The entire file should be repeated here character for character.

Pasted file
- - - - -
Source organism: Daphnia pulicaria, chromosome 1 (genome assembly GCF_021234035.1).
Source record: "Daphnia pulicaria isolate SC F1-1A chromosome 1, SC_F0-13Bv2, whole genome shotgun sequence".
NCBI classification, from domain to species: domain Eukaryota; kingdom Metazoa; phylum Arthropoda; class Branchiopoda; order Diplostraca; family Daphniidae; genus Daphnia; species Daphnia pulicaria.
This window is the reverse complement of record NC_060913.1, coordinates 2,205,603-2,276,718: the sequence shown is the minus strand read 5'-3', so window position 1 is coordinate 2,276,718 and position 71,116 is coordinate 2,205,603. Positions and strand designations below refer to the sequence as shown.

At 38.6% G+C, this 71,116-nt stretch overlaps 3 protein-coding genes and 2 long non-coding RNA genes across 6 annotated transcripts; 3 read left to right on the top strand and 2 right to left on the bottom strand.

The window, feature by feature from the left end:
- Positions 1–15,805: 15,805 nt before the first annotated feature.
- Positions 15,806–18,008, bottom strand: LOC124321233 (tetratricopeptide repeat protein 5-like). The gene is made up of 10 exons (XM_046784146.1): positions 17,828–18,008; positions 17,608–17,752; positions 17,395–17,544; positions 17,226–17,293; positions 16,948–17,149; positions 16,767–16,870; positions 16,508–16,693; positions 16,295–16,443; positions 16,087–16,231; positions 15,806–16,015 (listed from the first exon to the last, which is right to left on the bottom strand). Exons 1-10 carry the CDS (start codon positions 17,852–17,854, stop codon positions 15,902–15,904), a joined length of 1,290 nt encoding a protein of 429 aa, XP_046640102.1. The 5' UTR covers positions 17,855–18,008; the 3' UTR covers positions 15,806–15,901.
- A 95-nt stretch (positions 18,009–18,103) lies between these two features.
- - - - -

Source organism: Daphnia pulicaria, chromosome 1 (genome assembly GCF_021234035.1).
Source record: "Daphnia pulicaria isolate SC F1-1A chromosome 1, SC_F0-13Bv2, whole genome shotgun sequence".
NCBI classification, from domain to species: domain Eukaryota; kingdom Metazoa; phylum Arthropoda; class Branchiopoda; order Diplostraca; family Daphniidae; genus Daphnia; species Daphnia pulicaria.
This window is the reverse complement of record NC_060913.1, coordinates 2,205,603-2,276,718: the sequence shown is the minus strand read 5'-3', so window position 1 is coordinate 2,276,718 and position 71,116 is coordinate 2,205,603. Positions and strand designations below refer to the sequence as shown.

At 38.6% G+C, this 71,116-nt stretch overlaps 3 protein-coding genes and 2 long non-coding RNA genes across 6 annotated transcripts; 3 read left to right on the top strand and 2 right to left on the bottom strand.

The window, feature by feature from the left end:
- Positions 1–15,805: 15,805 nt before the first annotated feature.
- Positions 15,806–18,008, bottom strand: LOC124321233 (tetratricopeptide repeat protein 5-like). The gene is made up of 10 exons (XM_046784146.1): positions 17,828–18,008; positions 17,608–17,752; positions 17,395–17,544; positions 17,226–17,293; positions 16,948–17,149; positions 16,767–16,870; positions 16,508–16,693; positions 16,295–16,443; positions 16,087–16,231; positions 15,806–16,015 (listed from the first exon to the last, which is right to left on the bottom strand). Exons 1-10 carry the CDS (start codon positions 17,852–17,854, stop codon positions 15,902–15,904), a joined length of 1,290 nt encoding a protein of 429 aa, XP_046640102.1. The 5' UTR covers positions 17,855–18,008; the 3' UTR covers positions 15,806–15,901.
- A 95-nt stretch (positions 18,009–18,103) lies between these two features.